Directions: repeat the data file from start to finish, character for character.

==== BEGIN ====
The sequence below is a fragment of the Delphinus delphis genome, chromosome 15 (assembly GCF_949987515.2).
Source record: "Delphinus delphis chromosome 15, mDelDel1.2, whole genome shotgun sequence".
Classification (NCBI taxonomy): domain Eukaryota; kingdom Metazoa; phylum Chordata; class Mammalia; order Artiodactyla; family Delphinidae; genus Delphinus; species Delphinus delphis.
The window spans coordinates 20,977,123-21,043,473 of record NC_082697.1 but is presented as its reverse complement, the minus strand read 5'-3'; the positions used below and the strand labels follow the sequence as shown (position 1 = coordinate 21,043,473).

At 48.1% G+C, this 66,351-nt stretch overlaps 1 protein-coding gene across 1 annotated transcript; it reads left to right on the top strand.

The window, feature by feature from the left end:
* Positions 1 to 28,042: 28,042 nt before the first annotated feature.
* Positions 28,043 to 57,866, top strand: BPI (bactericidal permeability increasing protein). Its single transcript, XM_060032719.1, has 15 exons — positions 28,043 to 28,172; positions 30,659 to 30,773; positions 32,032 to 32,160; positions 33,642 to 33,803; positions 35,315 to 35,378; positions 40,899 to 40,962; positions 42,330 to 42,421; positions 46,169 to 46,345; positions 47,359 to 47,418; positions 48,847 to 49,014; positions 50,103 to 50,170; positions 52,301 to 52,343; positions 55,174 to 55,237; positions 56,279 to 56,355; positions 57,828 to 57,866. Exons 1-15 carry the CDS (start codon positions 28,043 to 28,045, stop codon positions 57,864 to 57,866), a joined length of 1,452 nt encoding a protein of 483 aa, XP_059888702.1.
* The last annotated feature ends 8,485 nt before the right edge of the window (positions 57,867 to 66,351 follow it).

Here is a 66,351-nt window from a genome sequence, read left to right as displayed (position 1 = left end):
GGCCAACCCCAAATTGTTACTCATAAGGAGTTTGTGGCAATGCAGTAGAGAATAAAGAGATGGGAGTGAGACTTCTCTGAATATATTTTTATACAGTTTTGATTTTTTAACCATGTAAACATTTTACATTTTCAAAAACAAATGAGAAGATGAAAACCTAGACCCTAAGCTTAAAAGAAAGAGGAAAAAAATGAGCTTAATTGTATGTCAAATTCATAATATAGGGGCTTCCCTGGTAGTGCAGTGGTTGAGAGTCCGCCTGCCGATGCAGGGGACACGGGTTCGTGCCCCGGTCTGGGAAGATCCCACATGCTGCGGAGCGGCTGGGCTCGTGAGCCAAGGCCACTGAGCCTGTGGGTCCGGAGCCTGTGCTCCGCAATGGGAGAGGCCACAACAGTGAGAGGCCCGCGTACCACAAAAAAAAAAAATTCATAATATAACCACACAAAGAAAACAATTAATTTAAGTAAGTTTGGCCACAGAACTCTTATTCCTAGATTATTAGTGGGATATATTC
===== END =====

The sequence below is a fragment of the Delphinus delphis genome, chromosome 15 (assembly GCF_949987515.2).
Source record: "Delphinus delphis chromosome 15, mDelDel1.2, whole genome shotgun sequence".
Classification (NCBI taxonomy): domain Eukaryota; kingdom Metazoa; phylum Chordata; class Mammalia; order Artiodactyla; family Delphinidae; genus Delphinus; species Delphinus delphis.
The window spans coordinates 20,977,123-21,043,473 of record NC_082697.1 but is presented as its reverse complement, the minus strand read 5'-3'; the positions used below and the strand labels follow the sequence as shown (position 1 = coordinate 21,043,473).

At 48.1% G+C, this 66,351-nt stretch overlaps 1 protein-coding gene across 1 annotated transcript; it reads left to right on the top strand.

The window, feature by feature from the left end:
* Positions 1 to 28,042: 28,042 nt before the first annotated feature.
* Positions 28,043 to 57,866, top strand: BPI (bactericidal permeability increasing protein). Its single transcript, XM_060032719.1, has 15 exons — positions 28,043 to 28,172; positions 30,659 to 30,773; positions 32,032 to 32,160; positions 33,642 to 33,803; positions 35,315 to 35,378; positions 40,899 to 40,962; positions 42,330 to 42,421; positions 46,169 to 46,345; positions 47,359 to 47,418; positions 48,847 to 49,014; positions 50,103 to 50,170; positions 52,301 to 52,343; positions 55,174 to 55,237; positions 56,279 to 56,355; positions 57,828 to 57,866. Exons 1-15 carry the CDS (start codon positions 28,043 to 28,045, stop codon positions 57,864 to 57,866), a joined length of 1,452 nt encoding a protein of 483 aa, XP_059888702.1.
* The last annotated feature ends 8,485 nt before the right edge of the window (positions 57,867 to 66,351 follow it).

Here is a 66,351-nt window from a genome sequence, read left to right as displayed (position 1 = left end):
GGCCAACCCCAAATTGTTACTCATAAGGAGTTTGTGGCAATGCAGTAGAGAATAAAGAGATGGGAGTGAGACTTCTCTGAATATATTTTTATACAGTTTTGATTTTTTAACCATGTAAACATTTTACATTTTCAAAAACAAATGAGAAGATGAAAACCTAGACCCTAAGCTTAAAAGAAAGAGGAAAAAAATGAGCTTAATTGTATGTCAAATTCATAATATAGGGGCTTCCCTGGTAGTGCAGTGGTTGAGAGTCCGCCTGCCGATGCAGGGGACACGGGTTCGTGCCCCGGTCTGGGAAGATCCCACATGCTGCGGAGCGGCTGGGCTCGTGAGCCAAGGCCACTGAGCCTGTGGGTCCGGAGCCTGTGCTCCGCAATGGGAGAGGCCACAACAGTGAGAGGCCCGCGTACCACAAAAAAAAAAAATTCATAATATAACCACACAAAGAAAACAATTAATTTAAGTAAGTTTGGCCACAGAACTCTTATTCCTAGATTATTAGTGGGATATATTC